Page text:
Comparing Germany’s and SA’s ability to host the World Cup is like comparing beetroot and antiretrovirals as ways to manage HIV/AIDS. As sovereign nations, our respective proximity to markets, geographical size, economic standing and population densities are simply not analogous. Germany’s differentiating factor is always going to be its efficiency and comparing SA to it is pointless. Locally, much attention has been paid to the massive investment government is putting into developing infrastructure between now and 2010. Even if all the planned projects are finished on time and the mythical Gautrain is up and running, it still won’t be enough to make productive comparisons between “us” and “them”.
If we are to succeed as a nation in hosting the World Cup then we shall have to differentiate ourselves in a unique fashion. We won’t win the admiration and respect of the global community solely by providing the basics like stadiums, transport and upgraded airports. When people travel to our country, or any country, they obviously look for something more.
This concept was reinforced by Raul Peralba from Trout & Partners, the global go-to guys on brand positioning, at the recent 2010 national communications partnership conference. Peralba reminded us that few countries, companies or products possess unique attributes. He said our positioning as a country should be driven from an emotional selling proposition as opposed to a unique selling proposition. Another speaker, Mike de Vries, CEO of FC Deutschland GmbH, who helped organise Germany’s campaign, said the Ger-mans cottoned on to this only 18 months before the opening cere- mony but managed to create a fully integrated campaign called Germany, Land of Ideas. The concept was embraced by political leaders, host cities and the people of Germany.
Luckily for us this kind of thinking is not new to SA. Brand South Africa was created five years ago by the International Marketing Council and will undoubtedly lead SA’s differentiating brand positioning for 2010.
But let’s be honest about the facts. Fifa shows up, rents our country for six weeks (making us pay for it) and leaves several billion dollars richer. There are several challenges that need to be overcome if we are to succeed in generating a World Cup that benefits SA and not just Fifa.
First, if SA’s host cities and their political masters continue to behave in an inconsistent and parochial manner, the ensuing lack of brand consistency is going to create a fragmented “they don’t know what they’re doing” image of the country.
A case in point is the well articulated story about the handover to SA ceremony in Germany. When the 2010 logo was officially unveiled, many of our host cities did a less than admirable job of presenting themselves to the world. Members of the international media were left confused. Many thought they knew our country well and were at a loss to comprehend where the host cities of Mbombela and Manguang were. One of them was so baffled that he remarked how impressed he was that SA was building a brand new city called Manguang just to host the World Cup. Incidentally, for those not in the know, Mbombela is Nelspruit and Manguang is Bloemfontein.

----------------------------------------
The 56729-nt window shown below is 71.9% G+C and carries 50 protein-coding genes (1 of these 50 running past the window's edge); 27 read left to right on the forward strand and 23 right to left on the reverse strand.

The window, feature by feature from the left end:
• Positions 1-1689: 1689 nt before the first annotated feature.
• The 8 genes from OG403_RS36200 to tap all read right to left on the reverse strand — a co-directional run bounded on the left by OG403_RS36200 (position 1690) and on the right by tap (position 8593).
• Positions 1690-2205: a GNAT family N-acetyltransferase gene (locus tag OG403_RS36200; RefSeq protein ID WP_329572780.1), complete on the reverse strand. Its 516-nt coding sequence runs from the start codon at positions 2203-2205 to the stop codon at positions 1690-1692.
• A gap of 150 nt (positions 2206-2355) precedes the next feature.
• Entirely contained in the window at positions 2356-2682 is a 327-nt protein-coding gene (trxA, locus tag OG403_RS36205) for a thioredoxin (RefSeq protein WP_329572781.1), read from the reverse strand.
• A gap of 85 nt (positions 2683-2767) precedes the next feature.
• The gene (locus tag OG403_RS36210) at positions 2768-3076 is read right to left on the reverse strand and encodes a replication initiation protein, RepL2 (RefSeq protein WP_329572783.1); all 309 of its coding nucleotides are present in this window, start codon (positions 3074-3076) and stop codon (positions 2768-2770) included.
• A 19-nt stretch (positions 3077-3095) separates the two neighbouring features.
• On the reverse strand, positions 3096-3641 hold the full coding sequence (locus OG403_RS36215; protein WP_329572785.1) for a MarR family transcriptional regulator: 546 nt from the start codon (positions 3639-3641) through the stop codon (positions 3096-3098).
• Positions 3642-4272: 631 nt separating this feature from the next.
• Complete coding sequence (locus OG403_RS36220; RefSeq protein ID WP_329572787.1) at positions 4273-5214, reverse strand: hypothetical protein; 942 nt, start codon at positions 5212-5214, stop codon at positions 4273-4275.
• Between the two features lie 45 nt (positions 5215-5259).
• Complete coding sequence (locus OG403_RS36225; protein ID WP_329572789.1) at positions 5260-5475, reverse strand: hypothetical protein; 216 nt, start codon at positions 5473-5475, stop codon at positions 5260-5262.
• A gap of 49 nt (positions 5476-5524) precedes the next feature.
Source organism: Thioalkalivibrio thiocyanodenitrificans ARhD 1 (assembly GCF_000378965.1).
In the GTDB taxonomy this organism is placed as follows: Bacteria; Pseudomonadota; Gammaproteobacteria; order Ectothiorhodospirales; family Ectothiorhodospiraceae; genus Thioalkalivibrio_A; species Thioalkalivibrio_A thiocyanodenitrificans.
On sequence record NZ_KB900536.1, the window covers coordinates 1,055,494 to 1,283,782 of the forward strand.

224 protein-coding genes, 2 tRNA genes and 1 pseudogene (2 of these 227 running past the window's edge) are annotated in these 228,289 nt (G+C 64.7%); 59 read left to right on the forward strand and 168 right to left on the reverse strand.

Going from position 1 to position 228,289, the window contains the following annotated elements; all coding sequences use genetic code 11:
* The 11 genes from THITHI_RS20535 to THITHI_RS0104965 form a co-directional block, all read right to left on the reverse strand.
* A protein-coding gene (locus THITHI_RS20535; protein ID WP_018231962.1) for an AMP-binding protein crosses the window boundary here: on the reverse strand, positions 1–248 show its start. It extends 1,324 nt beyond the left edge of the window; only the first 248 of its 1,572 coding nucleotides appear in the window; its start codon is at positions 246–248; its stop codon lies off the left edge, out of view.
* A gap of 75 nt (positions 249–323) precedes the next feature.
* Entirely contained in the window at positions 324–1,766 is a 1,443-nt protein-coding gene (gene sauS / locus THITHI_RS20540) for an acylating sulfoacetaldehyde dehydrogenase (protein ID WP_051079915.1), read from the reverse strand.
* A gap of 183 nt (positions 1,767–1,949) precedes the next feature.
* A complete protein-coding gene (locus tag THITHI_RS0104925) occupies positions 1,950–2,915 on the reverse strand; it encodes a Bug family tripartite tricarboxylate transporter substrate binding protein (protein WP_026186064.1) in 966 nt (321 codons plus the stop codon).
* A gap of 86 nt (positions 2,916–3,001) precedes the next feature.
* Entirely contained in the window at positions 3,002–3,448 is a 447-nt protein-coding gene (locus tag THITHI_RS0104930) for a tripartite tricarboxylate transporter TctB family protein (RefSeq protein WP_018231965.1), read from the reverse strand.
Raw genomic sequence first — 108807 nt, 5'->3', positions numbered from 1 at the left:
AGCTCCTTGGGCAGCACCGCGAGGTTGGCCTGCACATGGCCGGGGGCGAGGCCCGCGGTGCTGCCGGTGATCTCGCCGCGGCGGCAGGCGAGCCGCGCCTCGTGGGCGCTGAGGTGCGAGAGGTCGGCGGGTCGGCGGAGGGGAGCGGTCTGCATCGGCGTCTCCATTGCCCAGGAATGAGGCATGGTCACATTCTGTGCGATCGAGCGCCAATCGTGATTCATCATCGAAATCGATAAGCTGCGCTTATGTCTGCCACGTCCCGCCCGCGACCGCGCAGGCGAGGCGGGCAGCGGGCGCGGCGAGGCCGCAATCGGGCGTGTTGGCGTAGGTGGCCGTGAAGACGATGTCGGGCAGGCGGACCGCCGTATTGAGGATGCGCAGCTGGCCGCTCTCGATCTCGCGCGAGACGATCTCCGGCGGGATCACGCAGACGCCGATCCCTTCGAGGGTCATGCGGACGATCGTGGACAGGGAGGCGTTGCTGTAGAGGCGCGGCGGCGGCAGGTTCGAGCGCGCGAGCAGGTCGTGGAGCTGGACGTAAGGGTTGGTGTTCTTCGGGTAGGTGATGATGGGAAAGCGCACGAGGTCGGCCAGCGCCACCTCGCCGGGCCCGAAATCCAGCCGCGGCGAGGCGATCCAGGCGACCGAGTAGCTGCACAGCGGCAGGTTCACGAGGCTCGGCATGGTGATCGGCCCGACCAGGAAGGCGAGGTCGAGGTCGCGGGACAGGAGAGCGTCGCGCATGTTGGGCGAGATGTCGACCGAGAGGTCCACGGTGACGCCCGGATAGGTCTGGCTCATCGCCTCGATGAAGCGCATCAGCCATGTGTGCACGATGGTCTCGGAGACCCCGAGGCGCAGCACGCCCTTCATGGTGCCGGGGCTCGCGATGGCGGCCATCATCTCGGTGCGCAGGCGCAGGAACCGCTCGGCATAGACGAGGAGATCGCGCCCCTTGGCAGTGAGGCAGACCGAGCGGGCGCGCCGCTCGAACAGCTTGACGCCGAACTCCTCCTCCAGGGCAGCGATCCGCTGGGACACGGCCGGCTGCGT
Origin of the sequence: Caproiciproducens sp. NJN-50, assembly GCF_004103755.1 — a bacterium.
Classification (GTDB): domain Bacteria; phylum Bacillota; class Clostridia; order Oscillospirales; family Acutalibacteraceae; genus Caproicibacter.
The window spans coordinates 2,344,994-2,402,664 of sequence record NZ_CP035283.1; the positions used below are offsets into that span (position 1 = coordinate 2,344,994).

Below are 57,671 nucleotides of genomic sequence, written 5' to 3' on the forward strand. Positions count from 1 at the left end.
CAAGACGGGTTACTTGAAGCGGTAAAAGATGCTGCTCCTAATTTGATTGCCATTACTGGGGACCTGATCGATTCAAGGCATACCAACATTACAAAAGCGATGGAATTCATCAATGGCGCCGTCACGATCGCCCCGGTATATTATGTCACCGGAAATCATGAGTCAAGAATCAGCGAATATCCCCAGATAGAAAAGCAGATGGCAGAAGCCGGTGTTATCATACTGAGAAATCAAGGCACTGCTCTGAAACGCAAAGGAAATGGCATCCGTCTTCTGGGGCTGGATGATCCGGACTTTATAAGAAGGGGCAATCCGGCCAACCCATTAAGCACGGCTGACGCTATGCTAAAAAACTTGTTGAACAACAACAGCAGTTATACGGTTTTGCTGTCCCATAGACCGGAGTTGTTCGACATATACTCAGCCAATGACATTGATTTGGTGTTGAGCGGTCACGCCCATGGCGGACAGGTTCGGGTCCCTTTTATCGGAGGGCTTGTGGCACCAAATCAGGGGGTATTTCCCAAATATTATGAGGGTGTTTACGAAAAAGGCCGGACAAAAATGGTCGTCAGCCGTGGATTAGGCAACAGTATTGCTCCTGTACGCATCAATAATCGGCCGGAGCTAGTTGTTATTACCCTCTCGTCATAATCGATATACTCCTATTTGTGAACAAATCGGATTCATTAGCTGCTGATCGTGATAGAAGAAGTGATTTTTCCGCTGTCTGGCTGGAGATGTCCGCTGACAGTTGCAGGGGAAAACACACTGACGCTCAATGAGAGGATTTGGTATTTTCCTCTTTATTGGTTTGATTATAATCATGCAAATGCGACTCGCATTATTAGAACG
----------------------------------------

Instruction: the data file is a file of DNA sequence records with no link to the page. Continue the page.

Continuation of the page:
Another aspect of our culture that has to be wrestled into submission before 2010 is that of entitlement. Repeatedly, I have heard the question, “What is the World Cup going to do for me?” Well, inevitably, there will be those who will wait around for Fifa’s Sepp Blatter to show up at their door with a cheque and it is likely that they will be highly disappointed. But for those willing to get off their butts, there are many opportunities for small and big businesses alike.
Comparisons with other countries will abound. If they must, then at least make them with countries that can be considered relatively comparable. Based on geographics and economics, Australia and their hosting of the 2000 Sydney Olympic Games would be more appropriate. This was a coming of age celebration for Australia. They successfully positioned the games as uniquely Australian, avoiding comparisons with previous hosts. The results from a sporting and an economic point of view were commendable. Australian exports grew by 25%, unemployment fell by 6,8% and their economy grew 7,9% over two years after the games.
If nothing else, the 2010 Partnership and Communication conference left us with one clear message: unify all our nonFifa-related communication and branding activities behind our national brand, and work hand in hand with it to create a uniform and consistent message to the world.
If we can get that right, I believe the next World Cup host will have to worry about being compared to SA.
Originally published in the Business Day. Terry Behan is CEO of brand agency The Fearless Executive.